The only way that Indiana Jones does *not* indulge in Bell's Two Hearted Ale is if there's a snake on the bottle.
Bell's and I go back a long way; but Two Hearted Ale is new to my world. I first tried it in April, courtesy of my neighbor, a Wisconsin denizen. He was on his way home to the North Woods for the weekend and stopped by my place to chat about our favorite topic, baseball. After a while, the topic switched to our co-favorite, beer, and I eventually revealed that I was a Bell's fan but a virgin with respect to the legendary Two Hearted Ale. Bell's is no longer available in Chicago due to maverick-hero owner Larry Bell's stand against big Illinois distributorships and the draconian laws that punish micro-brews - the only beers with any character around here.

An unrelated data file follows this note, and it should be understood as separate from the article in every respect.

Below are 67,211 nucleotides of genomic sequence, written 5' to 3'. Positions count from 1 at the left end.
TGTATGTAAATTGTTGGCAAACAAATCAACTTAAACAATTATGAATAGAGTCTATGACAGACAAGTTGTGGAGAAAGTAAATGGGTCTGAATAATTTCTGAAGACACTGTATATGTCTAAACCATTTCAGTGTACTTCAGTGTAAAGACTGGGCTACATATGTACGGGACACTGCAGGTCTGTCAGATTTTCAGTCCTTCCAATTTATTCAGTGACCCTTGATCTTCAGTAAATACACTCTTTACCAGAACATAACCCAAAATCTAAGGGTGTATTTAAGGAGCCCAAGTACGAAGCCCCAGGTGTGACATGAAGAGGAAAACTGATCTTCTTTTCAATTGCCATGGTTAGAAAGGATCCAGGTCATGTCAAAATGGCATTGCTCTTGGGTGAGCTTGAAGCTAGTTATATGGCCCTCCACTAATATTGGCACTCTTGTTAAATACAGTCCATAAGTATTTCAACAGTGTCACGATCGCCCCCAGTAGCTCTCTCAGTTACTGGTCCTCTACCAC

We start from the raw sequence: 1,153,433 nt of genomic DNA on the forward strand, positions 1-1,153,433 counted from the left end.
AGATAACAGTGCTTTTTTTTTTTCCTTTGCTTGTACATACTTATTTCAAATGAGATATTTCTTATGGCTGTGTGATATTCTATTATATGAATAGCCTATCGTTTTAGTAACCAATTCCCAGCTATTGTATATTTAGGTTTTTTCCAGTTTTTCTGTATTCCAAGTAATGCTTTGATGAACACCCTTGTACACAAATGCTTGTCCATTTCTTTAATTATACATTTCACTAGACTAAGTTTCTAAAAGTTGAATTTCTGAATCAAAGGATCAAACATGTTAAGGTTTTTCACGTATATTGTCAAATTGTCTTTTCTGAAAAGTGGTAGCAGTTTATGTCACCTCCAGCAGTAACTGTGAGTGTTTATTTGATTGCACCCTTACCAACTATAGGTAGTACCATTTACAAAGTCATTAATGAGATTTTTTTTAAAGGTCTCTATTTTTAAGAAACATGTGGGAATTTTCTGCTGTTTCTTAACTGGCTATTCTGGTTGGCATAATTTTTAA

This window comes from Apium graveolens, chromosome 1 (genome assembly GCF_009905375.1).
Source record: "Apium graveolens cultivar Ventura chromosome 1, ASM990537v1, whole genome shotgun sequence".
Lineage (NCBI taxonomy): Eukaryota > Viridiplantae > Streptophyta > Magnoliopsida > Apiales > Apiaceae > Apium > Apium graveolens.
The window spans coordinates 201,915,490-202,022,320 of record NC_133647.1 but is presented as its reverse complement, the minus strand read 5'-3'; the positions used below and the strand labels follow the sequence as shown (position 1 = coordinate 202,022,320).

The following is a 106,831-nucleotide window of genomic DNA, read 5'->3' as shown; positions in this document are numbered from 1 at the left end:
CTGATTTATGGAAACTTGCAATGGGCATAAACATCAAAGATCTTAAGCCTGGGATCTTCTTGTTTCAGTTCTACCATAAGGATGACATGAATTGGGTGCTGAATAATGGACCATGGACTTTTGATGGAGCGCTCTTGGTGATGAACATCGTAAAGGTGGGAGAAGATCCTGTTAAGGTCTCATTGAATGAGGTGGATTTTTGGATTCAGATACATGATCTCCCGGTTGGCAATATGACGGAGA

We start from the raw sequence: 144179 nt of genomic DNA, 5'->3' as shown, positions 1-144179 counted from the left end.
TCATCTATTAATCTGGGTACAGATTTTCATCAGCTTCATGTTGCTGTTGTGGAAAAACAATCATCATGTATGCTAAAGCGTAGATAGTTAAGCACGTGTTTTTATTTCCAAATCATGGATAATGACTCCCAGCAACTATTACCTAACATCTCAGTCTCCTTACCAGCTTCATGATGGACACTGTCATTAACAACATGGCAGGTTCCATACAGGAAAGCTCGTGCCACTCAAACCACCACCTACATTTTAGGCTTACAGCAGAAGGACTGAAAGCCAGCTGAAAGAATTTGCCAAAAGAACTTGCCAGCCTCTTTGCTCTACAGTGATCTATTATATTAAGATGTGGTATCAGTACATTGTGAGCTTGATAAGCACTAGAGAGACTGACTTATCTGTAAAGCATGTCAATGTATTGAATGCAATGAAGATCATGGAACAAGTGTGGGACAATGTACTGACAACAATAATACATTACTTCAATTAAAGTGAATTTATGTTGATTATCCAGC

Anyway, the next evening, I'm sitting on my couch with my girlfriend, and my neighbor knocks at the door. He had returned from Wisconsin and was bearing the most stately six of Two Hearted you will ever see. It was practically angelic. I mean thing literally glowed like a mural of our Lord and Savior in a Mexican village. The rest is history. My "studies" of the beer began soon thereafter, and now I am as fully apprised of it as my beer amigo, Shaun.
I can't argue with the description. Two Hearted is firmly grounded in hops with a huge, burly nose of flowers - the kind of dry, rugged flowers that comprise a hearty tea. It's got plenty enough personality to be indulged on its own, but makes for a great food beer to accompany robust foods, perhaps with spicy sauces. Yet, it's not over-the-top hops or hops-for-the-sake-of-causing-a-hops-shortage hoppy, either. The bold yet restrained character of the beer makes it unique and very enjoyable.
Meanwhile, the arrival of my first beers is imminent . . . . impending . . .